When cities encourage citizens to cycle everyone benefits. A cycle-friendly city is a healthier, cleaner, quieter city. A more productive city (cycling has been shown to half sick days and could boost overall British productivity by £13.7 billion according to some sort of study or something. Your average worker takes around 4.5 days off a year whilst a cycling worker takes on average 2.4 days off a year). But that’s all pretty irrelevant, though we all know the language our great council speaks. It speaks money.
But we don’t all have to speak this way, we can speak our own language. Our language is the language of health and happiness, a language that is universal. A language that is vitally important. We want this city to be healthier and happier. So lets look at some tips:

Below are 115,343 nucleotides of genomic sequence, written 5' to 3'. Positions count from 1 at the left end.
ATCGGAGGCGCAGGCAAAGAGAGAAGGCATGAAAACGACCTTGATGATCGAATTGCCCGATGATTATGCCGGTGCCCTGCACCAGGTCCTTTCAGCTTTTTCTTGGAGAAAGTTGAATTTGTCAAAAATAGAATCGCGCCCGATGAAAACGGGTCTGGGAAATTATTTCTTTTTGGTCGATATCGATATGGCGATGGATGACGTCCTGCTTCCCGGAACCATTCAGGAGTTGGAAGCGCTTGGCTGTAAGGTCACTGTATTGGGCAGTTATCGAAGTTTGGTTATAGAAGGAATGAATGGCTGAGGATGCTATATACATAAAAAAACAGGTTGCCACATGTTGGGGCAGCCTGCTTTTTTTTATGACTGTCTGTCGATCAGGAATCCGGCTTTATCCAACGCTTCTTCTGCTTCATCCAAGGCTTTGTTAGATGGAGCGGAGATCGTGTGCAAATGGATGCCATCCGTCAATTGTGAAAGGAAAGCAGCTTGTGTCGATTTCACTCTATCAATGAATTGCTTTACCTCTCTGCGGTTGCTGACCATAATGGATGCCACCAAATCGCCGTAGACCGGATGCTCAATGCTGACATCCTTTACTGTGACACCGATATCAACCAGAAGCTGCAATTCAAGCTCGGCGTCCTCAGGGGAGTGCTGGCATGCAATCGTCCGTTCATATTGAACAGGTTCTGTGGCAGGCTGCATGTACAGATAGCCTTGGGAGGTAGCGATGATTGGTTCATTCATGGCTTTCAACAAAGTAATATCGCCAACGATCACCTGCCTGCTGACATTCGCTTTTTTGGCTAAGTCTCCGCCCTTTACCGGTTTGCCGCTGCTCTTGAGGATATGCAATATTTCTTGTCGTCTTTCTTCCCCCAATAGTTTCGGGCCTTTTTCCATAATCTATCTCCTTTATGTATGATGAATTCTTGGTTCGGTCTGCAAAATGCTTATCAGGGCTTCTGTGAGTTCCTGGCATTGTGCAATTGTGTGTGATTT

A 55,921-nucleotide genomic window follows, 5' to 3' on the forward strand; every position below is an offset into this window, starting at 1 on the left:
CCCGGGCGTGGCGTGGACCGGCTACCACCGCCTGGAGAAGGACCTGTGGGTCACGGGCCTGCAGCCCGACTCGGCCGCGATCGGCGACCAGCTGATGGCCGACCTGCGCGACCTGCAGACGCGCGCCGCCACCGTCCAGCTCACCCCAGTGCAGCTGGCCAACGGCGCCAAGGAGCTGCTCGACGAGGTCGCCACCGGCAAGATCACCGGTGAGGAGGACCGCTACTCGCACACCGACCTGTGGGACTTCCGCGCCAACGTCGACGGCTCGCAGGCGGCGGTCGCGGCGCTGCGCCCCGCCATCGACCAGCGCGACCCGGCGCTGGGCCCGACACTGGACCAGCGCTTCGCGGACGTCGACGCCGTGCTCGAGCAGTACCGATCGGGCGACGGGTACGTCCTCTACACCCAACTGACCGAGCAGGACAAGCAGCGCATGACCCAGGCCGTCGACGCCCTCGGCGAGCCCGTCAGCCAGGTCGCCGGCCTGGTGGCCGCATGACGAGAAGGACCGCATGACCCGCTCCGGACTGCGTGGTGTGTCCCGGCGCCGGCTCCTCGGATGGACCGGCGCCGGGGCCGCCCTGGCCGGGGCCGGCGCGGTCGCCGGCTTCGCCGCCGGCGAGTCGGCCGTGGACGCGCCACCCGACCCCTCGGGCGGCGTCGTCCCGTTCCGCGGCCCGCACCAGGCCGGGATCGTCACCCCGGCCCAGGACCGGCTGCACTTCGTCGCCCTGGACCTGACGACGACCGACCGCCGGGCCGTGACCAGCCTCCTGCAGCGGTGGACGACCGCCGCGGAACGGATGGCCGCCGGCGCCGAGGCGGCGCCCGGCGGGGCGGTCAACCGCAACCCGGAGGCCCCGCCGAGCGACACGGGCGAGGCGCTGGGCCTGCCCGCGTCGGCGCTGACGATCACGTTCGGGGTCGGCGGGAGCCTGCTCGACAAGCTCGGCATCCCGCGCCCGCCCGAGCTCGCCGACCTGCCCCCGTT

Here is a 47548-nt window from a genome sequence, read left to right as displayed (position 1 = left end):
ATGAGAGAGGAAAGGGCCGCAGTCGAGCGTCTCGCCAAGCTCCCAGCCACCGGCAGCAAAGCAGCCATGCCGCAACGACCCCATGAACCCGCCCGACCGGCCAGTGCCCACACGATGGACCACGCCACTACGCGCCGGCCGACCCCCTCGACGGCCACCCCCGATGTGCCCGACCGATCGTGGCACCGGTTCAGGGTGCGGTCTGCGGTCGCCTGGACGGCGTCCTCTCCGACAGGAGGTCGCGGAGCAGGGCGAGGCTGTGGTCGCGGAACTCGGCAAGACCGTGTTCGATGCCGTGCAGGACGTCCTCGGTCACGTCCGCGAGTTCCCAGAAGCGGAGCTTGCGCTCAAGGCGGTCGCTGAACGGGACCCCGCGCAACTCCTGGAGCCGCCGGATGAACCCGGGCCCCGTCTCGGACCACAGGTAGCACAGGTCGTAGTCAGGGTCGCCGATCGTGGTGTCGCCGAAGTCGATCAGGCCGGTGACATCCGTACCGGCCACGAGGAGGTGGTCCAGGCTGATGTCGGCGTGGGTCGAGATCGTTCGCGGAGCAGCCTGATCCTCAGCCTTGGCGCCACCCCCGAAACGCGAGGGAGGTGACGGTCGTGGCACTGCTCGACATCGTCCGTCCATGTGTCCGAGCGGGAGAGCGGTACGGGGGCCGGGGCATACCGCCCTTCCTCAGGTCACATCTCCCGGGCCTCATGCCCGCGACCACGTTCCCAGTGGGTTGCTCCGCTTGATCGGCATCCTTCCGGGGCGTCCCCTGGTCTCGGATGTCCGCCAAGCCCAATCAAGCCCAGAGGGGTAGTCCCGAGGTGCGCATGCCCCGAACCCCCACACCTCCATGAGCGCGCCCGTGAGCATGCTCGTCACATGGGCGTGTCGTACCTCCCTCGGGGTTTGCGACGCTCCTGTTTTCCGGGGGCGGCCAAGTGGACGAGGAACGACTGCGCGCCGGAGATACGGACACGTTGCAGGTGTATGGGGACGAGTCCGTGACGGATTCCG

1. Cycle paths!
A great British cycle path.
If there are more cycle paths then cycling can be safer and easier! We can also maybe solve the plague of people cycling on pavements in Liverpool. Pavements are for where your feet go, roads are for where wheels go. Many people, however, are more comfortable with being the biggest thing on the pavement than the smallest thing on the road. Is this something to do with insecurity? Or simple fear? Probably a bit of both, for some it’s much more comfortable to bashing past people and intimidating old ladies than it is to feel intimidated yourself by trucks and buses rushing past. That makes sense. But paths would get rid of this easy.
2. Safer bike lock ups
Whilst not rife, bicycle theft is an issue in Liverpool, and facilities in the center could be better. If people could always think of a safe and secure place to lock up their bikes they may be more comfortable with taking them around with themselves everywhere. It’s not to hard, and it would go a long way to giving cyclists some piece of mind.
Next week, we’ll look at some more ways of getting people on their bikes. See you then!